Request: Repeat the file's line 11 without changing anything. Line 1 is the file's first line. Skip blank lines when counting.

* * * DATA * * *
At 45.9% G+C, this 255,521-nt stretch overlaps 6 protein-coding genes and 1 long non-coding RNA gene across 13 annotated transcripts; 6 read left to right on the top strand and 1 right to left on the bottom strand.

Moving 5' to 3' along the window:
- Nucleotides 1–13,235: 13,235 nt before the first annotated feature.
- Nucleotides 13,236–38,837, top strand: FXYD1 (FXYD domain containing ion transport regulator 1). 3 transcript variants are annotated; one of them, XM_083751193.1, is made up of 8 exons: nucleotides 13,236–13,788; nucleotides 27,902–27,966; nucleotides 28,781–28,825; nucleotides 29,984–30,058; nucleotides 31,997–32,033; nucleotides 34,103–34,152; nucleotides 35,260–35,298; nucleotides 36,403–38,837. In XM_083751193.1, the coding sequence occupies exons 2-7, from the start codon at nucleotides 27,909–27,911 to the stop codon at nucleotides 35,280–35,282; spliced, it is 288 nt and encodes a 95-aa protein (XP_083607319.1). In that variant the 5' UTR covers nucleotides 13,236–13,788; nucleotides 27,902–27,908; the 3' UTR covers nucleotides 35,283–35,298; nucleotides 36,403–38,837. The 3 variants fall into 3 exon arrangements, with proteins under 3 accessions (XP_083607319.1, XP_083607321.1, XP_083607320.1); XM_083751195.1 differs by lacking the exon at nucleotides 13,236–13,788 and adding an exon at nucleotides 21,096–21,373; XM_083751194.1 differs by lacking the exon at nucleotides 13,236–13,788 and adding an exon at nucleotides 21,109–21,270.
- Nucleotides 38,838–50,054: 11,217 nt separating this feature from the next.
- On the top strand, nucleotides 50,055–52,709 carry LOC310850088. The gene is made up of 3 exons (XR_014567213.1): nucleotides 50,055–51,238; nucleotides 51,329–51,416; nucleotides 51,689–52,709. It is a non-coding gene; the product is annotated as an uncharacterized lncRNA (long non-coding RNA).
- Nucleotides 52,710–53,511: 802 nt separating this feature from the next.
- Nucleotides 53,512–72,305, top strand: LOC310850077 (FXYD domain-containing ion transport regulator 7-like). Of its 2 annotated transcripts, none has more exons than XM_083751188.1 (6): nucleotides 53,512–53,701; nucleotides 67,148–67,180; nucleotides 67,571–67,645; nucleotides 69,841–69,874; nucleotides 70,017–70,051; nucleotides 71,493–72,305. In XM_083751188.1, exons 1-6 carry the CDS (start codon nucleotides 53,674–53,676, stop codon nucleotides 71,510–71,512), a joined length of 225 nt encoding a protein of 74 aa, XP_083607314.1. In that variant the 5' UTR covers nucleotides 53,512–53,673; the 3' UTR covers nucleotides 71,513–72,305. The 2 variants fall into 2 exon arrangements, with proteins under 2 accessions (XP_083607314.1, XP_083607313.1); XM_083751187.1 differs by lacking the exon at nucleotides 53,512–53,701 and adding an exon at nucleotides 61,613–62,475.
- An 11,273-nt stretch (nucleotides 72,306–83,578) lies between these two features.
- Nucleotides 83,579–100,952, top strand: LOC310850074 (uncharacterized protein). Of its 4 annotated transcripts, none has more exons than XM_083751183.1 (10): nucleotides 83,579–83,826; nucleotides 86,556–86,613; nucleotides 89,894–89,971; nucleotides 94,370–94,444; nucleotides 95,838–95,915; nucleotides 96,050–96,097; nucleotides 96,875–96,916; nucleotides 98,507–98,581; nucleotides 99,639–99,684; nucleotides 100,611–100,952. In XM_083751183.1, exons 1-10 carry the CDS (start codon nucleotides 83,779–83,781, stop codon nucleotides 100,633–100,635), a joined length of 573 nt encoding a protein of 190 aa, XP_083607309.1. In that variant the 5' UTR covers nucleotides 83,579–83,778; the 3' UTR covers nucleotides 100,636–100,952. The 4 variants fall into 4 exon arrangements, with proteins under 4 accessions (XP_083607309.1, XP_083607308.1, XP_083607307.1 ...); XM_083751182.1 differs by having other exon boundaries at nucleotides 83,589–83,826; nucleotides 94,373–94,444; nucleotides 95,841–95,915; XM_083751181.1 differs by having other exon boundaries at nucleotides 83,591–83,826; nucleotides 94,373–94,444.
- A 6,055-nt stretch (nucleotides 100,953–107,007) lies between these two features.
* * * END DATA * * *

- A 6,055-nt stretch (nucleotides 100,953–107,007) lies between these two features.